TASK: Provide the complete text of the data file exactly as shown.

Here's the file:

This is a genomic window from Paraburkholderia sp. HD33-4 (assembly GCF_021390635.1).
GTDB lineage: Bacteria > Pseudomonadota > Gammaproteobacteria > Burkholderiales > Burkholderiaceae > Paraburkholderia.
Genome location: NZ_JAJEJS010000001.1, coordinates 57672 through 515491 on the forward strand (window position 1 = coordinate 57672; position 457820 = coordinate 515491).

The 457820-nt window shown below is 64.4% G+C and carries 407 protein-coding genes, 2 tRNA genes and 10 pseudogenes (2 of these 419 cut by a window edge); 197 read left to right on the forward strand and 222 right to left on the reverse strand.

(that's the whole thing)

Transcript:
This is a genomic window from Paraburkholderia sp. HD33-4 (assembly GCF_021390635.1).
GTDB lineage: Bacteria > Pseudomonadota > Gammaproteobacteria > Burkholderiales > Burkholderiaceae > Paraburkholderia.
Genome location: NZ_JAJEJS010000001.1, coordinates 57672 through 515491 on the forward strand (window position 1 = coordinate 57672; position 457820 = coordinate 515491).

The 457820-nt window shown below is 64.4% G+C and carries 407 protein-coding genes, 2 tRNA genes and 10 pseudogenes (2 of these 419 cut by a window edge); 197 read left to right on the forward strand and 222 right to left on the reverse strand.